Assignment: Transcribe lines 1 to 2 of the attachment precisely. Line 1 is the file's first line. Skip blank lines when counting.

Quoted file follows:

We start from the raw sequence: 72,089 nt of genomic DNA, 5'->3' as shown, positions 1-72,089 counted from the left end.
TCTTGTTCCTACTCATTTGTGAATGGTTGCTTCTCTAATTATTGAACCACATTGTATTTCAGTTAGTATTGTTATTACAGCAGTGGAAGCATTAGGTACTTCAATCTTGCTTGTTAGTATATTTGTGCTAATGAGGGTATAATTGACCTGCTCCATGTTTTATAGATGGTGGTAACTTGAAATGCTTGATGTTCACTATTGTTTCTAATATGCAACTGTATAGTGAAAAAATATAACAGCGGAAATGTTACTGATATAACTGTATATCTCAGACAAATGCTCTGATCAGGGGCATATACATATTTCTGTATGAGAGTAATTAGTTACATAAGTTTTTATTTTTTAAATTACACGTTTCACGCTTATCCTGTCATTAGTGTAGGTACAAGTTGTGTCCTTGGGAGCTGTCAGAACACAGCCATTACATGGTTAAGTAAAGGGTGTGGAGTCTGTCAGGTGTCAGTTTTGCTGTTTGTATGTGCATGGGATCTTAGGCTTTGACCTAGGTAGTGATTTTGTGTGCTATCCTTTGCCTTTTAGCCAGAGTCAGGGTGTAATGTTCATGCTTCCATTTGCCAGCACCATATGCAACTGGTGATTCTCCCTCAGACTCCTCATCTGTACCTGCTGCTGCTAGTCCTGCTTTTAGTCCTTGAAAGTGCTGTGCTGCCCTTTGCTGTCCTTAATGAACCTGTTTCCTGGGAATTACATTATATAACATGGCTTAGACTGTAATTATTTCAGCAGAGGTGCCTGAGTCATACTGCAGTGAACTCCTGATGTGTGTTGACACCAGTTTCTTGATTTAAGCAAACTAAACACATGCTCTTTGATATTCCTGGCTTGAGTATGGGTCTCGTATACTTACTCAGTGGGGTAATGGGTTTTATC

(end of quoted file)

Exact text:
We start from the raw sequence: 72,089 nt of genomic DNA, 5'->3' as shown, positions 1-72,089 counted from the left end.
TCTTGTTCCTACTCATTTGTGAATGGTTGCTTCTCTAATTATTGAACCACATTGTATTTCAGTTAGTATTGTTATTACAGCAGTGGAAGCATTAGGTACTTCAATCTTGCTTGTTAGTATATTTGTGCTAATGAGGGTATAATTGACCTGCTCCATGTTTTATAGATGGTGGTAACTTGAAATGCTTGATGTTCACTATTGTTTCTAATATGCAACTGTATAGTGAAAAAATATAACAGCGGAAATGTTACTGATATAACTGTATATCTCAGACAAATGCTCTGATCAGGGGCATATACATATTTCTGTATGAGAGTAATTAGTTACATAAGTTTTTATTTTTTAAATTACACGTTTCACGCTTATCCTGTCATTAGTGTAGGTACAAGTTGTGTCCTTGGGAGCTGTCAGAACACAGCCATTACATGGTTAAGTAAAGGGTGTGGAGTCTGTCAGGTGTCAGTTTTGCTGTTTGTATGTGCATGGGATCTTAGGCTTTGACCTAGGTAGTGATTTTGTGTGCTATCCTTTGCCTTTTAGCCAGAGTCAGGGTGTAATGTTCATGCTTCCATTTGCCAGCACCATATGCAACTGGTGATTCTCCCTCAGACTCCTCATCTGTACCTGCTGCTGCTAGTCCTGCTTTTAGTCCTTGAAAGTGCTGTGCTGCCCTTTGCTGTCCTTAATGAACCTGTTTCCTGGGAATTACATTATATAACATGGCTTAGACTGTAATTATTTCAGCAGAGGTGCCTGAGTCATACTGCAGTGAACTCCTGATGTGTGTTGACACCAGTTTCTTGATTTAAGCAAACTAAACACATGCTCTTTGATATTCCTGGCTTGAGTATGGGTCTCGTATACTTACTCAGTGGGGTAATGGGTTTTATC